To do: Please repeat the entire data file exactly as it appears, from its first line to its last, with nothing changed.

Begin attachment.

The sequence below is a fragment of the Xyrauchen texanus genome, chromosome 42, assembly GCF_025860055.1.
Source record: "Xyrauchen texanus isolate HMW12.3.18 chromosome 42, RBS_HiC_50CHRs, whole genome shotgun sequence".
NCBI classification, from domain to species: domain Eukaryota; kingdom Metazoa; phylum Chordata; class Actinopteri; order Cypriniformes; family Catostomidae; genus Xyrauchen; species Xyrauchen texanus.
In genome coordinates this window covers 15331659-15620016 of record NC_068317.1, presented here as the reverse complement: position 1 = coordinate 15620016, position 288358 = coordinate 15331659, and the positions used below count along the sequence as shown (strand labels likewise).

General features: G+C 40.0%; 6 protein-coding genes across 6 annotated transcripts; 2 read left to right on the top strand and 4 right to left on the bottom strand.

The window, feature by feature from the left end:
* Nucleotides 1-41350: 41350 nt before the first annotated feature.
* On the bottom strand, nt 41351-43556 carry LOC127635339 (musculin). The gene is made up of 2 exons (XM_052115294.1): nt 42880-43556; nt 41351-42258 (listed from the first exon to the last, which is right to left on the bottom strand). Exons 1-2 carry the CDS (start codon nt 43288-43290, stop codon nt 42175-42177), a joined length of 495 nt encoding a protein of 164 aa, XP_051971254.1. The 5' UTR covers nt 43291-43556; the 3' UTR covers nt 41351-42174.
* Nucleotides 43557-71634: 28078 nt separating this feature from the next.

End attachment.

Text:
The sequence below is a fragment of the Xyrauchen texanus genome, chromosome 42, assembly GCF_025860055.1.
Source record: "Xyrauchen texanus isolate HMW12.3.18 chromosome 42, RBS_HiC_50CHRs, whole genome shotgun sequence".
NCBI classification, from domain to species: domain Eukaryota; kingdom Metazoa; phylum Chordata; class Actinopteri; order Cypriniformes; family Catostomidae; genus Xyrauchen; species Xyrauchen texanus.
In genome coordinates this window covers 15331659-15620016 of record NC_068317.1, presented here as the reverse complement: position 1 = coordinate 15620016, position 288358 = coordinate 15331659, and the positions used below count along the sequence as shown (strand labels likewise).

General features: G+C 40.0%; 6 protein-coding genes across 6 annotated transcripts; 2 read left to right on the top strand and 4 right to left on the bottom strand.

The window, feature by feature from the left end:
* Nucleotides 1-41350: 41350 nt before the first annotated feature.
* On the bottom strand, nt 41351-43556 carry LOC127635339 (musculin). The gene is made up of 2 exons (XM_052115294.1): nt 42880-43556; nt 41351-42258 (listed from the first exon to the last, which is right to left on the bottom strand). Exons 1-2 carry the CDS (start codon nt 43288-43290, stop codon nt 42175-42177), a joined length of 495 nt encoding a protein of 164 aa, XP_051971254.1. The 5' UTR covers nt 43291-43556; the 3' UTR covers nt 41351-42174.
* Nucleotides 43557-71634: 28078 nt separating this feature from the next.